Over the past eight seasons, Boston Bruins faithful have become far too used to the organization trading away young talent.
In 2009, which feels like forever ago, Phil Kessel was on the chopping block, sent to the Toronto Maple Leafs in a blockbuster deal between divisional rivals. Come 2013, the return for Kessel, first-round pick-turned-young sniper Tyler Seguin, was shipped out to the Dallas Stars in a shocking summer deal. And little more than two years ago, it was Dougie Hamilton, an up-and-comer who looked like the heir apparent to Zdeno Chara’s No. 1 defenseman throne, who ended up elsewhere, traded to the Calgary Flames after contract negotiations hit a snag.
All this is to say that when rumor surfaced earlier this week about the Bruins potentially trading David Pastrnak, even the most staunch denier of the report may have had a tinge of doubt, a sinking feeling that it may actually come to pass. But it appears those doubts, no matter what size, can be put to rest, as Boston GM Don Sweeney didn’t mince words when shooting down the speculation.
"Not trading Pastrnak," Sweeney told The Boston Globe’s Kevin Paul Dupont in an email Monday evening.
That sound you hear is Bruins faithful breathing a collective sigh of relief.
In some respects, it’s understandable why the rumor came about. Some — or most — expected Boston to have locked Pastrnak up by now. The 21-year-old restricted free agent more than made his case for a new contract over the course of the past campaign, breaking out in a big way with a 34-goal, 70-point season that put him second behind only Brad Marchand in Bruins’ scoring. This past season, Pastrnak proved he could handle top-line minutes, formed a formidable combination alongside Marchand and Patrice Bergeron and helped power one of the league’s best special teams units. Pastrnak had 10 goals and 24 points on Boston’s seventh-ranked power play.
With numbers like that, the expectation was Pastrnak was in for a big-money, long-term contract, and the thought was he’d be receiving it in short order once the season came to a close. The off-season started without Pastrnak getting a new deal, though, and has carried on through July and into mid-August without such a contract being inked by the Czech winger.
The reasons why he hasn’t signed yet could be plentiful, of course. Maybe the two sides can agree on term but not on salary. Maybe it’s the other way around. Maybe Pastrnak is waiting to see what other young stars, most notably Leon Draisaitl, are set to receive before he signs, hoping that a comparable contract could up his earnings on his next deal. But no matter the hang-ups, it doesn’t really seem as though the negotiation is all too contentious. Pastrnak has said he’s left the contract talks up to his agent, J.P. Barry, and Barry suggested he and the Bruins’ front office are at work on a deal.
"The negotiations between myself and Don have been very open and both sides understand each other's positions,” Barry told The Boston Globe in an email. “Hopefully we can agree on an overall structure that is amenable to both sides in the next month.”
And any deal with Pastrnak — long-term or short-term, bridge or otherwise — is a great sign for the Bruins and an indication that Boston is changing its tune when it comes to young potential all-star players, showing a commitment to building around young stars instead of moving those players along as they’ve done in the past.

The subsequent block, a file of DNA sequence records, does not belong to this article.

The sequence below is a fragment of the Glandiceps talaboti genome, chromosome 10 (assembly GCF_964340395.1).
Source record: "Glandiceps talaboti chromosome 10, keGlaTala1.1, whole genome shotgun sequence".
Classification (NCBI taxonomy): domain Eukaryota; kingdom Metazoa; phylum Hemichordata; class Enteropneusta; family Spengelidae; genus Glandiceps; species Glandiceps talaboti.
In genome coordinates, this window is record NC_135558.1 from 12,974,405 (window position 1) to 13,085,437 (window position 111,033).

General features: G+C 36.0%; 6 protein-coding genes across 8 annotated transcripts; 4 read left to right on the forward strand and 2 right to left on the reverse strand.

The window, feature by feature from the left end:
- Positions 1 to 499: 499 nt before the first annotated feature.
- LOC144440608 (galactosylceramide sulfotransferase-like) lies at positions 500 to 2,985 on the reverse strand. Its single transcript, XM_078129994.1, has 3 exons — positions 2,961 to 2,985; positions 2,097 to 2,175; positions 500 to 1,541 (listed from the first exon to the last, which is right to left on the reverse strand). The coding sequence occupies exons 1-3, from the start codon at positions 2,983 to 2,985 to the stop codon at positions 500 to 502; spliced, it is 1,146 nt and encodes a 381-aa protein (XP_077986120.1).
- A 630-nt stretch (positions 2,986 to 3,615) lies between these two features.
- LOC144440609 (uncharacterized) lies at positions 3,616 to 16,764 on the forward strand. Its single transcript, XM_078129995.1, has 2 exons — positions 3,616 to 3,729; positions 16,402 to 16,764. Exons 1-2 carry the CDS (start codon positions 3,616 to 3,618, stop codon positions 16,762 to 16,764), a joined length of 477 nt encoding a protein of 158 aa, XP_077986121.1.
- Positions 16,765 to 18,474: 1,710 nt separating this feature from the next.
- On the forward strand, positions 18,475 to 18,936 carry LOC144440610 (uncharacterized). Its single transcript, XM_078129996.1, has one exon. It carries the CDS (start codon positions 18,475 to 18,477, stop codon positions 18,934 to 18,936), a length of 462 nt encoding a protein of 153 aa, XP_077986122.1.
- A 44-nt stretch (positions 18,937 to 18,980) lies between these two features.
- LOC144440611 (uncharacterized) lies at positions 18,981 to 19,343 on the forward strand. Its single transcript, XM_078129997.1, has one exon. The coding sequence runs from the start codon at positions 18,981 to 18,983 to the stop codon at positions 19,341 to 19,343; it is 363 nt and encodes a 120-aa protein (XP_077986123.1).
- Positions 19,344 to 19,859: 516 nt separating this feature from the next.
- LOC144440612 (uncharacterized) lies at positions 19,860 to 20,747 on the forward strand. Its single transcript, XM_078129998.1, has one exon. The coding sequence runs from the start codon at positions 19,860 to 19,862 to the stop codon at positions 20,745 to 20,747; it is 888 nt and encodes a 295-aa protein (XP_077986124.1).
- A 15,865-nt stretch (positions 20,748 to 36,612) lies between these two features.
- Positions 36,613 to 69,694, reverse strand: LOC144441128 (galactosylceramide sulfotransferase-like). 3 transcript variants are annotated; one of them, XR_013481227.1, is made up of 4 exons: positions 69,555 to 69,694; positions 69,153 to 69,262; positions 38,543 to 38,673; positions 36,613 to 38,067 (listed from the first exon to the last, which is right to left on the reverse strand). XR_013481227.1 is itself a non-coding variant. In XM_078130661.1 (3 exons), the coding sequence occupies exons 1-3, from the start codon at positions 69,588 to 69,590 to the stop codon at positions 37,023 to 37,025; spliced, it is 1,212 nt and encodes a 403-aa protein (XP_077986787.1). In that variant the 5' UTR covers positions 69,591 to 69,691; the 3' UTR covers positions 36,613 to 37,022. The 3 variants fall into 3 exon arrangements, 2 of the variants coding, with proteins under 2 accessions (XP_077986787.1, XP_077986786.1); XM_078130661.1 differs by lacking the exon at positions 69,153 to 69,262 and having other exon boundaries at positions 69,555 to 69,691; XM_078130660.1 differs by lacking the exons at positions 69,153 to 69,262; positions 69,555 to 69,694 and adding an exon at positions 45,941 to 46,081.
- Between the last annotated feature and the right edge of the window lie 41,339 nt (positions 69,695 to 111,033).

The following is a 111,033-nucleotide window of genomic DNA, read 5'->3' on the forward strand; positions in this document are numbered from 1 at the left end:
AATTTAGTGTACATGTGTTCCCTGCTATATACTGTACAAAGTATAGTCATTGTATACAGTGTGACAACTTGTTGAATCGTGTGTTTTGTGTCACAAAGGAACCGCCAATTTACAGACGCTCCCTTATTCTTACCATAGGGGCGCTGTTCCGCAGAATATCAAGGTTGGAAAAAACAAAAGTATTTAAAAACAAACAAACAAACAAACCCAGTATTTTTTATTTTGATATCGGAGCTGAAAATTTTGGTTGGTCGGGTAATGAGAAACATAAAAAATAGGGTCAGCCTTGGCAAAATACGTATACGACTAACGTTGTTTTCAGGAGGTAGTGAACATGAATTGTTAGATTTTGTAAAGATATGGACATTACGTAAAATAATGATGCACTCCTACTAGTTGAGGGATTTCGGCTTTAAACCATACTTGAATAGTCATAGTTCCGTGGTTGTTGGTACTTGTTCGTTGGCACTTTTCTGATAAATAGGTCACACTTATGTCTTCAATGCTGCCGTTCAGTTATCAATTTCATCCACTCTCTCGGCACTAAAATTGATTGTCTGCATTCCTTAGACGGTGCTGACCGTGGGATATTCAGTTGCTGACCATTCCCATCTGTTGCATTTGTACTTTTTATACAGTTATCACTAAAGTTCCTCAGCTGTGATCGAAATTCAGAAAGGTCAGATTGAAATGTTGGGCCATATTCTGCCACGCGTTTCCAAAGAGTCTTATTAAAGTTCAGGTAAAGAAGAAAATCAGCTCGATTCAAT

That’s important, too, given that most of the current top-level talent on the Bruins roster is of the veteran variety. Bergeron, while still one of the best centers in the game, is 32. Marchand celebrated his 29th birthday this off-season. David Backes, a major signing last summer, is 33. David Krejci is 31. On the back end, there’s some equally elder talent. Chara will turn 41 before the season ends, Adam McQuaid is months away from 31 and Kevan Miller will be 30 shortly after the season begins. That means the Bruins, who have an aging core, need to begin to bulking up not through trades but through youth. It may be the only way to become competitive again while Bergeron, Marchand and others are still able to contribute to a potential Stanley Cup contender.
And Boston does have some youth coming aboard. Consider the group of young stars who stand to fight for roster spots this coming campaign. Jakob Forsbacka Karlsson got a taste of the NHL at the conclusion of the past campaign and could slot into a spot with the big club this coming season. Anders Bjork has potential to earn a spot, as well. The same goes for Zach Senyshyn. On the back end, Charlie McAvoy is considered one of the top defensive prospects in the game, and Jakub Zboril and Jeremy Lauzon could be regular NHLers in relatively short order. Add Pastrnak to that group and the Bruins, who ranked 10th in Future Watch 2017, have a nice stable of prospects who can refresh the group.
But all those prospects are only any good to the Bruins if they’re able to keep them around, and that’s going to start with committing to Pastrnak. He may only have one breakout season under his belt, but it was as good a breakout season as any Bruins youngster this side of Bergeron has had in the post-lockout era. Trading him now would be a regrettable move, maybe more so than the trades of Kessel, Seguin and Hamilton in the past, and Boston should be pleased that Sweeney stopped that rumor before it could even really get rolling.
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